Computer Mouse Features Universal Ergonomic Redesign

Computer Mouse Features Universal Ergonomic Redesign
Design & Architecture

An Apple UI designer freshens up the mouse on his own terms

Rachel Pincus
  • 27 august 2014


Though Apple has of late declared war on computer mice of all shapes and sizes in an attempt to bring users into the sanctum of the Trackpad, there are still plenty of people who’ve stuck with an independently moving computer mouse, whether through necessity (because their fancy built-in trackpad broke) or because they prefer it ergonomically. While a better choice than many flat trackpads, however, mice are still not very kind to the hand. Most mice (including Apple mice) are made symmetrical to fit both the right hand and the left hand, but in the process of making a mouse that’s universally appropriate, they serve neither handed group well because they lie fairly flat and don’t conform to the hand.


Left-handed ergonomic mice exist, but they’re harder to find because many companies are unwilling to manufacture a product that only fits a small portion of the population. Plus, they render co-workers and collaborators unable to comfortably work on your computer to provide input and make changes. René Wooram Lee has exploded the left hand/right hand binary, however, with the Bean mouse, which is designed along a horizontal axis of symmetry instead of a vertical one. It curves upward in the middle, allowing your hand to be elevated from the desk, as is recommended for a comfortable experience. And since it can be upside-down or right-side up, regardless of which side of the keyboard it lives on, it tilts away from you, following the natural angle of your wrist.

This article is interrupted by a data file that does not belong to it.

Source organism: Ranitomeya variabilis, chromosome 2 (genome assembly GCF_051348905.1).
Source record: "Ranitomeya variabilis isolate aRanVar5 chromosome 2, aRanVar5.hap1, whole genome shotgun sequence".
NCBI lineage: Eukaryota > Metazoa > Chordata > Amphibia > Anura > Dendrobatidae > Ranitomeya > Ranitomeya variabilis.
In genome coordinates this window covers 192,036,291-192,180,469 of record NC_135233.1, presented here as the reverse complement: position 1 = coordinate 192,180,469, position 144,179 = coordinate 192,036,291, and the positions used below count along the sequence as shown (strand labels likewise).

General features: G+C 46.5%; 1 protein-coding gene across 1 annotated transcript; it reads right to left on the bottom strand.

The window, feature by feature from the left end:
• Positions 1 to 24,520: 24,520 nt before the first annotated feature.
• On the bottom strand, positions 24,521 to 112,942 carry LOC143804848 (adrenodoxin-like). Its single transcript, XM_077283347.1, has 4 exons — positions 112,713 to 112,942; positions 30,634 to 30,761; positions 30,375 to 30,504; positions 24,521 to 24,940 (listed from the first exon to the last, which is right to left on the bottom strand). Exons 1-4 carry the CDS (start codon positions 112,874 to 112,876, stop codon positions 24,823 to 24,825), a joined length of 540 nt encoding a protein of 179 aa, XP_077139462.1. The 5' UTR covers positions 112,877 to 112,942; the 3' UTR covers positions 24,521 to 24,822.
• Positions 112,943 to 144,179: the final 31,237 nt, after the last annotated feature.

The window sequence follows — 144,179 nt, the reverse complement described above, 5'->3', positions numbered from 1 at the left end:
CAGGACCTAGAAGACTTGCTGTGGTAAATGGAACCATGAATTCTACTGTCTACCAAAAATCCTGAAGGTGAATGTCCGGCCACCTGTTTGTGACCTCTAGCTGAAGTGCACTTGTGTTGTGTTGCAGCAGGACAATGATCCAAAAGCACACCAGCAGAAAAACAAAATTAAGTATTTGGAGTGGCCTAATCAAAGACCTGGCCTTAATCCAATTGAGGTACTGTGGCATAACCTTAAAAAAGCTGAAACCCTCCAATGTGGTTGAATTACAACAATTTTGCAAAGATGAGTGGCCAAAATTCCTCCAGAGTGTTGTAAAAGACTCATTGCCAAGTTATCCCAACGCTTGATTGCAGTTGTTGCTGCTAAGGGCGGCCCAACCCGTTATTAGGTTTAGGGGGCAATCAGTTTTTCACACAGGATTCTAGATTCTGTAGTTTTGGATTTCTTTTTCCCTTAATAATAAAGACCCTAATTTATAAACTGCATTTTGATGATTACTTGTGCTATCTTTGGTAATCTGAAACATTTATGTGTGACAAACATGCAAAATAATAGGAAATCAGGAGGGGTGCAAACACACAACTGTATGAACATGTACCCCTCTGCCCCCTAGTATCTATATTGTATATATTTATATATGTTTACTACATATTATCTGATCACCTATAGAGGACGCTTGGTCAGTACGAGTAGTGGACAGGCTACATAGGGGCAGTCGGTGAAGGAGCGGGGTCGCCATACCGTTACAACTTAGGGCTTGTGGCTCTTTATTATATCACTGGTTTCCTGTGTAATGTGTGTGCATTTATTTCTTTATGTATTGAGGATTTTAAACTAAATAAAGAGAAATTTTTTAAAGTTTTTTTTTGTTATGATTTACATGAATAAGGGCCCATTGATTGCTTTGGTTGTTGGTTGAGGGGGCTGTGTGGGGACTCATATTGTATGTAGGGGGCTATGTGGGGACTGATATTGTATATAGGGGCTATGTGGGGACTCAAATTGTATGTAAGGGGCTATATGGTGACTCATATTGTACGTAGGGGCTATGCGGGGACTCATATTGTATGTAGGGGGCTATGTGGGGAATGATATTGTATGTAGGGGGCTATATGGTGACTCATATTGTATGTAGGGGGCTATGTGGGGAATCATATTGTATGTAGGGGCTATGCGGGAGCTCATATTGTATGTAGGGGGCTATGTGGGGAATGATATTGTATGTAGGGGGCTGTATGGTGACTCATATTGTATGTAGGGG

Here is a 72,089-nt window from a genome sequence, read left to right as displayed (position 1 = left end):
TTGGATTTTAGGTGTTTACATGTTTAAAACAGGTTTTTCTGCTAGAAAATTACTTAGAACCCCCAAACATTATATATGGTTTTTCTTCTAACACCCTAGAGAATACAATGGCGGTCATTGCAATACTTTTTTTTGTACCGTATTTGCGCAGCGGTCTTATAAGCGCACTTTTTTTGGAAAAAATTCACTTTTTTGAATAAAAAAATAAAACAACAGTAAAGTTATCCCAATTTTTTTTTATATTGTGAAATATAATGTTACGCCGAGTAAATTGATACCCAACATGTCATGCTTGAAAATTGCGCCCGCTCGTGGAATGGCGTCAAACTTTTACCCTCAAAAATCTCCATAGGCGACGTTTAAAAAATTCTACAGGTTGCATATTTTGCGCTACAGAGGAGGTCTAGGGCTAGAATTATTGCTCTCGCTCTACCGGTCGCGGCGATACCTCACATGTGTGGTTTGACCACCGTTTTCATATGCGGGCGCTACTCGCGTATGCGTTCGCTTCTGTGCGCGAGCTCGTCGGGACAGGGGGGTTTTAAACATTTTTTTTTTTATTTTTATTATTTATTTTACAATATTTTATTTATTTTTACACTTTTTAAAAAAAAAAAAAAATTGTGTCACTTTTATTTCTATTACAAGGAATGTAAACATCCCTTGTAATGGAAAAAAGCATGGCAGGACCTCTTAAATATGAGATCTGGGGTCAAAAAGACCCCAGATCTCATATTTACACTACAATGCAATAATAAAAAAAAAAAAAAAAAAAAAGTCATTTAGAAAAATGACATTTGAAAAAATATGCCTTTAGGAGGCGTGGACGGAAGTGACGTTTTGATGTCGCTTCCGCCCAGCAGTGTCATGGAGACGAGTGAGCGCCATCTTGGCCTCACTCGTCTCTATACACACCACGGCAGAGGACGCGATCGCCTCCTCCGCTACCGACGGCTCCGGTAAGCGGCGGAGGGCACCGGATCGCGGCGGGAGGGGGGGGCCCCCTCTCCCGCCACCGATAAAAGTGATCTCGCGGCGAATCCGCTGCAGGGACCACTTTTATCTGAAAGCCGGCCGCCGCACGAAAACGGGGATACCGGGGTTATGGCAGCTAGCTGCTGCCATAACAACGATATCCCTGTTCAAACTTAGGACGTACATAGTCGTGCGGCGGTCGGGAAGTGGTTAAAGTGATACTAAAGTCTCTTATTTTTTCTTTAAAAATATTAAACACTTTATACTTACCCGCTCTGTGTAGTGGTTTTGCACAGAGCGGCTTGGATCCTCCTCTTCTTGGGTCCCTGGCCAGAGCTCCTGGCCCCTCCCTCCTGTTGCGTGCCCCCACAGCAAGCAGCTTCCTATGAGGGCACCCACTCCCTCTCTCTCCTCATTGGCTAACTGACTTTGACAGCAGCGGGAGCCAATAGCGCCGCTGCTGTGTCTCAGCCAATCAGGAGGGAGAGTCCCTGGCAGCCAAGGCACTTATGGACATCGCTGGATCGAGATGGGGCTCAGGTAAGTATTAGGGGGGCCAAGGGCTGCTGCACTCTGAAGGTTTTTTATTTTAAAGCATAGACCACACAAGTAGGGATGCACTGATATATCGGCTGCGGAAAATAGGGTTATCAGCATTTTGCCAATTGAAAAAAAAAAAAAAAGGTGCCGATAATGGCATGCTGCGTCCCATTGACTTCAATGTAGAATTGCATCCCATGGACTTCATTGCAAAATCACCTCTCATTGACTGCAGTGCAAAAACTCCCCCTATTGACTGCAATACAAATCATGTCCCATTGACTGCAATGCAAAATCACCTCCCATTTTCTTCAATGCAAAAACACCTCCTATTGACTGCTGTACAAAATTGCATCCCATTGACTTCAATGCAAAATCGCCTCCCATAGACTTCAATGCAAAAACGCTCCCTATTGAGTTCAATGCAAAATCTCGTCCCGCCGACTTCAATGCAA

Like Apple’s Magic Mouse, the mouse’s buttons are invisible and respond intelligently to the side on which they are clicked, and the mouse can also respond to different Bluetooth profiles. It may not surprise to learn that René himself now works at Apple as a UI designer.


Whether he is quietly showing off what he’s learned at the company or trying to bring about change in the company’s lowly perception of the mouse, we will hopefully see this attractive, ergonomic design on an Apple mouse someday — though it will probably be sheathed in glossy white plastic (hopefully the bioplastic Lee uses) and smooth aluminum.

[h/t] Behance

+user interface

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